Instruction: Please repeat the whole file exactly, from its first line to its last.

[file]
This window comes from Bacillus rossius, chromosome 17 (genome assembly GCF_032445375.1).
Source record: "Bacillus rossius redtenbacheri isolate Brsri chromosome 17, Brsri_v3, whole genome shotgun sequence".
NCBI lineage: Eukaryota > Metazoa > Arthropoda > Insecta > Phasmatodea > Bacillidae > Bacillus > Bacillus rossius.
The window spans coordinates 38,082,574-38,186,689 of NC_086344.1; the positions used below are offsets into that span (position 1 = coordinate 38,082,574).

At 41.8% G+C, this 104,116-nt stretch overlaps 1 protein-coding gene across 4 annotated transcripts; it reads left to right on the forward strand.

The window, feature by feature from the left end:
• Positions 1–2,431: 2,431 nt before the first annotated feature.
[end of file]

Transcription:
This window comes from Bacillus rossius, chromosome 17 (genome assembly GCF_032445375.1).
Source record: "Bacillus rossius redtenbacheri isolate Brsri chromosome 17, Brsri_v3, whole genome shotgun sequence".
NCBI lineage: Eukaryota > Metazoa > Arthropoda > Insecta > Phasmatodea > Bacillidae > Bacillus > Bacillus rossius.
The window spans coordinates 38,082,574-38,186,689 of NC_086344.1; the positions used below are offsets into that span (position 1 = coordinate 38,082,574).

At 41.8% G+C, this 104,116-nt stretch overlaps 1 protein-coding gene across 4 annotated transcripts; it reads left to right on the forward strand.

The window, feature by feature from the left end:
• Positions 1–2,431: 2,431 nt before the first annotated feature.